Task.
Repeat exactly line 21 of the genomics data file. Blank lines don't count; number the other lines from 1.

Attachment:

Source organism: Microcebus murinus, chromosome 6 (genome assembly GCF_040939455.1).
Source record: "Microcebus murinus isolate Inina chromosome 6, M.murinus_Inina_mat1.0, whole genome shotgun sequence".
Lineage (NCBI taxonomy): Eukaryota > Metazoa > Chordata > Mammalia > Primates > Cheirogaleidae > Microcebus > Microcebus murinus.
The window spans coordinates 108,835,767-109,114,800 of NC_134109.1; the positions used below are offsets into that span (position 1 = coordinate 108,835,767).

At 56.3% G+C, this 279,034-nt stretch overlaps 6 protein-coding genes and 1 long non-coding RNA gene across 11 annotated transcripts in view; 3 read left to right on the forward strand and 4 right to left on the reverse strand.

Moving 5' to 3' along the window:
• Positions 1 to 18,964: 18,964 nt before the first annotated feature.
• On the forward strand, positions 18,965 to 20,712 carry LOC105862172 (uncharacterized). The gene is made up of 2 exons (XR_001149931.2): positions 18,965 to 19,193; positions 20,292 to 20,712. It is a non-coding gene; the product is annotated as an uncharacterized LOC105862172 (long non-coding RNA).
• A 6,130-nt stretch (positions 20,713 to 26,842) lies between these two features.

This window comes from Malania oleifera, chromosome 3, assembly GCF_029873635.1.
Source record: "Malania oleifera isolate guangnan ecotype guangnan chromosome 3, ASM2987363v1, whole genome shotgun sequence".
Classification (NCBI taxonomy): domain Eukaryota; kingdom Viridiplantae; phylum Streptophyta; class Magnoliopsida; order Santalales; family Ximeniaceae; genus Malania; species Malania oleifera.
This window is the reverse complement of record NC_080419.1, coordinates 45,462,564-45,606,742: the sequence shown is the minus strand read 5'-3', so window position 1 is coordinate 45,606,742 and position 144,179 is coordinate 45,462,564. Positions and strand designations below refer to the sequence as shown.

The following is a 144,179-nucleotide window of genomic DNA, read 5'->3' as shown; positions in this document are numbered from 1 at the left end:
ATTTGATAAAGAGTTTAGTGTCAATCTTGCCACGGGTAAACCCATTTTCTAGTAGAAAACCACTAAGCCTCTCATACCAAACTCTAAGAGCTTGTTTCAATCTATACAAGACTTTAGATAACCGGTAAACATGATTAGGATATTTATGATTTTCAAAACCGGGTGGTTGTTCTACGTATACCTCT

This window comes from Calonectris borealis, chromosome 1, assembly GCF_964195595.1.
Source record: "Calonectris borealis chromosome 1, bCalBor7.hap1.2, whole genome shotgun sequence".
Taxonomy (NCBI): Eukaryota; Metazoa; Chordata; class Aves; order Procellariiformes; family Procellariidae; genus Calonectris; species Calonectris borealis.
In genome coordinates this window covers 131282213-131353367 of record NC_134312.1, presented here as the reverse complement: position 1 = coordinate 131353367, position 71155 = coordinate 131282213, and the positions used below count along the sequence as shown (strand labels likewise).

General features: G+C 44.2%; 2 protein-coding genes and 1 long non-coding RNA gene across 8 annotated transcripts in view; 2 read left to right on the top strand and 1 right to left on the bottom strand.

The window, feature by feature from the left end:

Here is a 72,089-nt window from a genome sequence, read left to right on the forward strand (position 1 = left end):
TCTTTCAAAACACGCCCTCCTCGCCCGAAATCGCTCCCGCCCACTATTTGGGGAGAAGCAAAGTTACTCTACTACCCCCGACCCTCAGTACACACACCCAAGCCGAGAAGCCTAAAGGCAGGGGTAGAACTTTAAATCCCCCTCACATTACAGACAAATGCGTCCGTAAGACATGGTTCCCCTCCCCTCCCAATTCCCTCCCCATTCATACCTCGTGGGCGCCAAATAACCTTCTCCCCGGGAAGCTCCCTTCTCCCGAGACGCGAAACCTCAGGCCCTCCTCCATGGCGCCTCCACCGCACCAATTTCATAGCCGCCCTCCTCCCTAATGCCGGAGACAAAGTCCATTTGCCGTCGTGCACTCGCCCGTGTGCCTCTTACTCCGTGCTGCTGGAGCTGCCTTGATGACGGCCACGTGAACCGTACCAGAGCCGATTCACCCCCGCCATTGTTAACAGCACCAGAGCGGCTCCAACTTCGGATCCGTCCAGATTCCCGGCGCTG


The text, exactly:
The window, feature by feature from the left end: